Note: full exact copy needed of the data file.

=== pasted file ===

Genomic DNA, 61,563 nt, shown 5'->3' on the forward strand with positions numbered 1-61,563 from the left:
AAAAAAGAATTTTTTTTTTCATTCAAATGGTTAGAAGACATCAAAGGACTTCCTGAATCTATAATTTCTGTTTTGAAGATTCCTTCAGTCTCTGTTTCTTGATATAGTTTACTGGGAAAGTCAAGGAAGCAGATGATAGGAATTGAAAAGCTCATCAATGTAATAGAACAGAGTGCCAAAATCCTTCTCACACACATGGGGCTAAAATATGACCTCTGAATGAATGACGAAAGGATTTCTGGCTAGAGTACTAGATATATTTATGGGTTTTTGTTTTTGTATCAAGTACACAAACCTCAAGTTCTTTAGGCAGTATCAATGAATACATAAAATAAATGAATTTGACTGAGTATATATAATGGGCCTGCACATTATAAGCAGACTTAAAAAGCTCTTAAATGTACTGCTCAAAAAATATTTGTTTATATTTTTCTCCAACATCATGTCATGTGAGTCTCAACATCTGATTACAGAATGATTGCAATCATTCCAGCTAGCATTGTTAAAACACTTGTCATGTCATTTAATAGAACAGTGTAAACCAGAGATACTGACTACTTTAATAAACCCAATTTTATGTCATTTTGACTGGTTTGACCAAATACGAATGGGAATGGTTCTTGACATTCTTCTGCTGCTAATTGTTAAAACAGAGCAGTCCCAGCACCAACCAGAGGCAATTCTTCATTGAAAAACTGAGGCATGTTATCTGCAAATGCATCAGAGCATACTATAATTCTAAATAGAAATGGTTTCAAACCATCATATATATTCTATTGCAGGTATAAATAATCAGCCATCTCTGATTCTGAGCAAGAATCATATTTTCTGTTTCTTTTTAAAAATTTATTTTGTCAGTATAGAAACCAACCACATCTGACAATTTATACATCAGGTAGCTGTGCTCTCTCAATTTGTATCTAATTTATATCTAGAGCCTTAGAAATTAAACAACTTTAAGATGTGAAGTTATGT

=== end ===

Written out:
Genomic DNA, 61,563 nt, shown 5'->3' on the forward strand with positions numbered 1-61,563 from the left:
AAAAAAGAATTTTTTTTTTCATTCAAATGGTTAGAAGACATCAAAGGACTTCCTGAATCTATAATTTCTGTTTTGAAGATTCCTTCAGTCTCTGTTTCTTGATATAGTTTACTGGGAAAGTCAAGGAAGCAGATGATAGGAATTGAAAAGCTCATCAATGTAATAGAACAGAGTGCCAAAATCCTTCTCACACACATGGGGCTAAAATATGACCTCTGAATGAATGACGAAAGGATTTCTGGCTAGAGTACTAGATATATTTATGGGTTTTTGTTTTTGTATCAAGTACACAAACCTCAAGTTCTTTAGGCAGTATCAATGAATACATAAAATAAATGAATTTGACTGAGTATATATAATGGGCCTGCACATTATAAGCAGACTTAAAAAGCTCTTAAATGTACTGCTCAAAAAATATTTGTTTATATTTTTCTCCAACATCATGTCATGTGAGTCTCAACATCTGATTACAGAATGATTGCAATCATTCCAGCTAGCATTGTTAAAACACTTGTCATGTCATTTAATAGAACAGTGTAAACCAGAGATACTGACTACTTTAATAAACCCAATTTTATGTCATTTTGACTGGTTTGACCAAATACGAATGGGAATGGTTCTTGACATTCTTCTGCTGCTAATTGTTAAAACAGAGCAGTCCCAGCACCAACCAGAGGCAATTCTTCATTGAAAAACTGAGGCATGTTATCTGCAAATGCATCAGAGCATACTATAATTCTAAATAGAAATGGTTTCAAACCATCATATATATTCTATTGCAGGTATAAATAATCAGCCATCTCTGATTCTGAGCAAGAATCATATTTTCTGTTTCTTTTTAAAAATTTATTTTGTCAGTATAGAAACCAACCACATCTGACAATTTATACATCAGGTAGCTGTGCTCTCTCAATTTGTATCTAATTTATATCTAGAGCCTTAGAAATTAAACAACTTTAAGATGTGAAGTTATGT